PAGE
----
October 17, 2011
I'm like that with "John Carpenter's The Thing". I think it's pretty safe to say that it is, hands down, my favorite horror movie of all time. I practically know it by heart. I re-watch it and study the evolving (or should I say deteriorating) relationships among the group of fairly ordinary men in an Artic research station that is infiltrated by a shape shifting alien that can perfectly imitate any animal it can devour.
I think it's a perfect horror movie. It's tense and scary. It's got great laugh out loud moments. It's pretty original. And it's super bleak.
It's funny to me that Carpenter himself worships the original movie, "The Thing From Another World", where the alien is basically a Frankenstein monster made of vegetables who fertilizes new versions of himself using human blood. It's such a weird, quirky movie with the stereotypical stupid scientist. But it also has some great jump out moments and a great end line:
"Tell the world, tell everyone: Watch the skies everywhere, keep looking, keep watching the skies!"
But, frankly, I don't find "The Thing From Another World" scary at all. For my money, the original "Invasion of the Body Snatchers" trumps it in every way: scare factor, Cold War paranoia, direction, performance... it even has a better end line: "They're here already! YOU'RE NEXT!!!"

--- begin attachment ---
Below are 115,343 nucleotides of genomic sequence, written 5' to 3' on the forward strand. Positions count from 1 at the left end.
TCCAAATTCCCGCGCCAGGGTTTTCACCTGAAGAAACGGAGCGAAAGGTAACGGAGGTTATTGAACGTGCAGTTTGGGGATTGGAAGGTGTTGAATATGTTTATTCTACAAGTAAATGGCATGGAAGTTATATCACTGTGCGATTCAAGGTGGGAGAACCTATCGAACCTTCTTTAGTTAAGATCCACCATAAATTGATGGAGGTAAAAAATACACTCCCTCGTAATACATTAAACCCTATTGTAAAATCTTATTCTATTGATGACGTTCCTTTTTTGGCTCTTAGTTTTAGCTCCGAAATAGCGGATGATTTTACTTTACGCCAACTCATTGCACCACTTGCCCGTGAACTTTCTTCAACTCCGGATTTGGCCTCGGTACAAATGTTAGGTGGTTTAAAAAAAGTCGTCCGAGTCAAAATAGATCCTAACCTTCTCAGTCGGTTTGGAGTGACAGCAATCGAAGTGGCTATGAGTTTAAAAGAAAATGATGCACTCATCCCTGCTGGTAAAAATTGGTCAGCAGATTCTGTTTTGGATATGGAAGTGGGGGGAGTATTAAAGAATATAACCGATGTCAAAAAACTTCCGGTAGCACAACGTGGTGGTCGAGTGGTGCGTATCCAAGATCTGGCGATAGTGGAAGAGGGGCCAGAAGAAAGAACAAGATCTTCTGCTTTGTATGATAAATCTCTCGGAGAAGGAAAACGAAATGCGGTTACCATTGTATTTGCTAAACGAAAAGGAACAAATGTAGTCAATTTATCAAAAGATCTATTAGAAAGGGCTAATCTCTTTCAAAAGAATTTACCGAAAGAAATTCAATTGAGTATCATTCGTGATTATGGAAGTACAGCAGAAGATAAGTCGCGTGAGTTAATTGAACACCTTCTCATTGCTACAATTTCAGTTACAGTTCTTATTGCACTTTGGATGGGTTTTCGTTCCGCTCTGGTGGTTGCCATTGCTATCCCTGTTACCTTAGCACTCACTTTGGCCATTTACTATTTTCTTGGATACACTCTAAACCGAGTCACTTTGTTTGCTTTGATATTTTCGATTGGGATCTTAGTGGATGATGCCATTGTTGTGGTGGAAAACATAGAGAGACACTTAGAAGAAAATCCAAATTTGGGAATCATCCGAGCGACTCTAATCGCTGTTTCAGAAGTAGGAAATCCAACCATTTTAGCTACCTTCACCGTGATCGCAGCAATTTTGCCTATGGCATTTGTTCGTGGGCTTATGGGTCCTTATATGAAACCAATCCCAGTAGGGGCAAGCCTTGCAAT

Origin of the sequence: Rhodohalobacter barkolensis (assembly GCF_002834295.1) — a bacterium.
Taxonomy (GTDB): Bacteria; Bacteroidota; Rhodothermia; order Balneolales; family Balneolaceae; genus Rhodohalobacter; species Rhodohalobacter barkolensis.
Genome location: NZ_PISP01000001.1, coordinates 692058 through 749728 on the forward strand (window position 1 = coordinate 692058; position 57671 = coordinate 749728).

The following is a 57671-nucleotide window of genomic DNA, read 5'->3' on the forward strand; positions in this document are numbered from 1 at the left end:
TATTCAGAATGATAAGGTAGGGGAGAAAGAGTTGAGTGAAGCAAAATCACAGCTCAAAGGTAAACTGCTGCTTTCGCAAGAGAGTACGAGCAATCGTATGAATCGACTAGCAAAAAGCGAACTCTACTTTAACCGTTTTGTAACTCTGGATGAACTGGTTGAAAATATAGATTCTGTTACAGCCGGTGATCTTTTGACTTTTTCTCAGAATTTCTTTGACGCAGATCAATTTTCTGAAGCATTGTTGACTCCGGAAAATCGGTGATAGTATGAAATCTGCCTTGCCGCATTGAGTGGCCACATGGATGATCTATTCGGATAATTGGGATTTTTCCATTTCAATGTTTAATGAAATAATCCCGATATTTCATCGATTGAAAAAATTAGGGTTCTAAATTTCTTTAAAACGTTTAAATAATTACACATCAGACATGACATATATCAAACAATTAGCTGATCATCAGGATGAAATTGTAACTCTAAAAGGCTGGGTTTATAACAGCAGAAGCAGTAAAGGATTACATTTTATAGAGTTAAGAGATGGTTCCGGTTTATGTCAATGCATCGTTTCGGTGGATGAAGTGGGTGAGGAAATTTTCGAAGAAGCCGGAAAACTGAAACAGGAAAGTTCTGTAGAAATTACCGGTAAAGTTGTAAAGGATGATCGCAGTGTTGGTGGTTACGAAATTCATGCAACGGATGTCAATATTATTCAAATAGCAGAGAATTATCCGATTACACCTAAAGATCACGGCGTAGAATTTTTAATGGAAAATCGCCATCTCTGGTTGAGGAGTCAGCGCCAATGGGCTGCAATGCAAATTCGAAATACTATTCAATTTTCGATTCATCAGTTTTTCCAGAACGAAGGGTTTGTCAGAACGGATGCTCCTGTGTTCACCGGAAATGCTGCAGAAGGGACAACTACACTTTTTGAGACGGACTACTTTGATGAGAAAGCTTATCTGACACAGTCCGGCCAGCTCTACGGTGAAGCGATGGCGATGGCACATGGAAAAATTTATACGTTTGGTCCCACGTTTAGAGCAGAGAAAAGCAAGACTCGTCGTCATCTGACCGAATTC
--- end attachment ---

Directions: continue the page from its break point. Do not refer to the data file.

That said, I can appreciate that The Thing From Another World comes from a different era in horror moviemaking, so I can excuse Carpenter's affection. Especially because I so appreciate what he did with his own take on the film. By returning to the original source material, John Campbell's novella, "Who Goes There?", Carpenter rediscovered the true paranoia and horror of this unwelcome visitor from another planet.
What's interesting to me in reading the Campbell story is the intelligence that's implied about the monster by the investigating scientists. While a reviewer of the current prequel to Carpenter's film (which we'll get to in a moment) asks how such a creature could evolve through natural selection, Campbell assumes that the creature has developed the science that allows it to adapt to any environment at a cellular level. They even assume that they've never seen its natural form, that even its ship was something it had appropriated from another species it had imitated.
Which is what is so great about Carpenter's film - the thing isn't just a monster. In many ways, it's smarter than the humans and is constantly a few steps ahead of them, deliberately sowing the seeds of mistrust as it swallows them up, one by one.
It's this intelligence, this cunning, that is the single biggest thing I miss the most in the new prequel, "The Thing", with Mary Elizabeth Winstead. But, don't get me wrong. I actually love this movie. It really takes the horror aspects of the franchise to a new level. For fans of the Carpenter film, the way the two-faced thing is born in this film has to be one of the most horrifying scenes in any movie I've seen in some time. The effects are crazy and the cast is great. Mary Elizabeth really reminds me of Naomi Harris in "28 Days Later". As my better half said, by the end of the film, what she's experienced, you cannot take any chances. You have to be as hard core as possible.
But her survival hinges on the way the thing chooses to attack her early in the film. Frankly, it's sloppy and not nearly as clever as it is in the Carpenter movie.
Then again, it is a prequel. Maybe the Norwegian camp taught the thing a thing or two.
Go see them all. They're great films.